Sea Island seeks adviser for possible sale

Sea Island seeks adviser for possible sale


Sea Island seeks adviser for possible sale

One week after having announced that it will host a PGA Tour event, Sea Island is back in the news.

This time, there was no celebratory news conference.

Sea Island Co., parent of the exclusive coastal resort and its Seaside Course (No. 2 on Golfweek’s Best in Georgia), said it will hire an investment bank to review its “strategic options,” which could include new ownership, the Atlanta Business Chronicle reported Jan. 27.

Bill Jones III, chairman and chief executive officer of the resort, said at a meeting of about 500 members that an investment-banking firm will be retained, the Chronicle reported, citing an anonymous attendee. Jones said that the debt-laden resort has reached a forbearance agreement with its lenders.

The Chronicle, citing its source, said members were appreciative about having Sea Island’s perilous financial situation clarified.

The news stands in contrast to the joyous mood just last week, when the PGA Tour completed its 2010 schedule by securing Sea Island’s Seaside Course for The McGladrey Classic on Oct. 7-10. Davis Love III, a Sea Island resident whose foundation will be the tournament host, will be tournament chairman. Zach Johnson, another Sea Island resident, will serve on the tournament board.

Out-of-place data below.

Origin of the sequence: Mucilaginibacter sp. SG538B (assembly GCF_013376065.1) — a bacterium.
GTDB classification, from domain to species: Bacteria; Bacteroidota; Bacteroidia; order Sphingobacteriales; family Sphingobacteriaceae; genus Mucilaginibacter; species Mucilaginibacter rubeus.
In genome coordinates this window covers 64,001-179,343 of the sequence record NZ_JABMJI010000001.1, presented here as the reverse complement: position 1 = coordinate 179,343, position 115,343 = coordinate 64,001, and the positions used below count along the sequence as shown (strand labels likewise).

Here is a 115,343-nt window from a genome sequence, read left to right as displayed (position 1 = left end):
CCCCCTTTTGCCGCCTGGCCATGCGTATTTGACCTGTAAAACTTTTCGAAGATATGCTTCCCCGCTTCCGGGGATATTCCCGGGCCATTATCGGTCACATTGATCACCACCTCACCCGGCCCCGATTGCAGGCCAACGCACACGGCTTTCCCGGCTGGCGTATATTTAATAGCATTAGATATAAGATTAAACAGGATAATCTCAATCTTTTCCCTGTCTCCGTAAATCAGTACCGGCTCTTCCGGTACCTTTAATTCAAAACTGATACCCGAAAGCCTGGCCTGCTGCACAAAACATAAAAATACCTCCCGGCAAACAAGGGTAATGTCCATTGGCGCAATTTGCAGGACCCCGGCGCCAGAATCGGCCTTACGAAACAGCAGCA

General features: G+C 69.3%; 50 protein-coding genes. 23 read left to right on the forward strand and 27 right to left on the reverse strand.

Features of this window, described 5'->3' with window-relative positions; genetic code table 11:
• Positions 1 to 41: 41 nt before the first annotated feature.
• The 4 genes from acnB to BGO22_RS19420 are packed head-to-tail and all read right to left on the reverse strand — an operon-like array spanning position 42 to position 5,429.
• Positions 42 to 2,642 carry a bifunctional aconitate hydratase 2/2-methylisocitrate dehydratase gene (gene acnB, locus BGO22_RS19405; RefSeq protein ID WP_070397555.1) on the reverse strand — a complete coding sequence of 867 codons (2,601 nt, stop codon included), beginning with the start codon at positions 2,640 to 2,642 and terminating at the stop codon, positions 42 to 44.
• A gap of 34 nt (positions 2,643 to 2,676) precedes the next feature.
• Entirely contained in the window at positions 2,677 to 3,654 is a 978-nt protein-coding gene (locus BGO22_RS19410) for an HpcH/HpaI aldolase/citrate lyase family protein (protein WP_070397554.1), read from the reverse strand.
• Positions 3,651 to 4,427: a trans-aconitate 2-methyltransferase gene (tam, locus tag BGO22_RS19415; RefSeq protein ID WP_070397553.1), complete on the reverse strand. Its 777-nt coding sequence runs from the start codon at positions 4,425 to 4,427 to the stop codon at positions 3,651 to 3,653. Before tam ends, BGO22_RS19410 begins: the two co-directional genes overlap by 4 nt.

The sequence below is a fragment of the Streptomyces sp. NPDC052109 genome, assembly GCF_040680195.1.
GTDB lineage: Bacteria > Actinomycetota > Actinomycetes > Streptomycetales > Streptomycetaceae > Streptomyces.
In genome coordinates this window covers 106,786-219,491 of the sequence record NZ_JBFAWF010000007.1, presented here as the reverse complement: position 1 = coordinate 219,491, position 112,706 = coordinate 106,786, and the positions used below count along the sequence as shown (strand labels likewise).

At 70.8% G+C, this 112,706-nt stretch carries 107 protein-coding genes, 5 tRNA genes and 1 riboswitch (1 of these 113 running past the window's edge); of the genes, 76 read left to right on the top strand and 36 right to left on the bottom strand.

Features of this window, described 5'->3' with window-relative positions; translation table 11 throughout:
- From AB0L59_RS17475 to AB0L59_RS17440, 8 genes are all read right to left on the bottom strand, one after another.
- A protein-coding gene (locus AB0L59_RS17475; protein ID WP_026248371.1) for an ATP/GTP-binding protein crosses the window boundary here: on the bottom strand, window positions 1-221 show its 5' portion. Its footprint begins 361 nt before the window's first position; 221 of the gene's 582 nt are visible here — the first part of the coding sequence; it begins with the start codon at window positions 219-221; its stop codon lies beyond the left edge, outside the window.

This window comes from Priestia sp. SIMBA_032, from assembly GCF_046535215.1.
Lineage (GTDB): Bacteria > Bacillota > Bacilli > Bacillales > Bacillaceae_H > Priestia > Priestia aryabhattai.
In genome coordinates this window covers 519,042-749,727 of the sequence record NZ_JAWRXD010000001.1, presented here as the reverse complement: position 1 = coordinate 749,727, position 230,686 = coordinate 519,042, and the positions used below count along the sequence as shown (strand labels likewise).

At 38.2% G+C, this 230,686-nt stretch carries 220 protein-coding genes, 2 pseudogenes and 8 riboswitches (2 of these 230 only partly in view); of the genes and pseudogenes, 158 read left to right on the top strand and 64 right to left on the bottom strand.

The Fall Series event, which will offer a $4 million purse, will not be affected by Wednesday’s news, the Chronicle reported, citing a Sea Island statement. Day-to-day operations at The Cloiser and Sea Island Lodge hotels and the golf courses also will proceed uninterrupted, the company said.

Jones, a grandson of Sea Island’s founder, was quoted by the Chronicle as saying “we know that we can’t dig out of this financial situation by ourselves.’’

Sea Island’s troubles can be traced to a massive expansion completed in 2008 that reportedly cost more than $500 million. Concurrently, the economic downturn slammed the brakes on home sales and slowed the flow of vacationers to the storied five-star resort.

Last summer, Sea Island had announced a debt restructuring of about $400 million. In October, the company said it would plan to sell nearly 18,000 acres.

“Reaching an agreement with our lenders is an important step for Sea Island because it gives our company the necessary time to address our loan situation in an orderly manner,” said David Bansmer, Sea Island president and chief operating officer. “We expect our investment banking partner, which we anticipate will have a strong record in advising on corporate transactions, to provide us with important strategic options for consideration. Meanwhile, we at Sea Island will remain focused on what we do best – providing superior service to our members and guests.”


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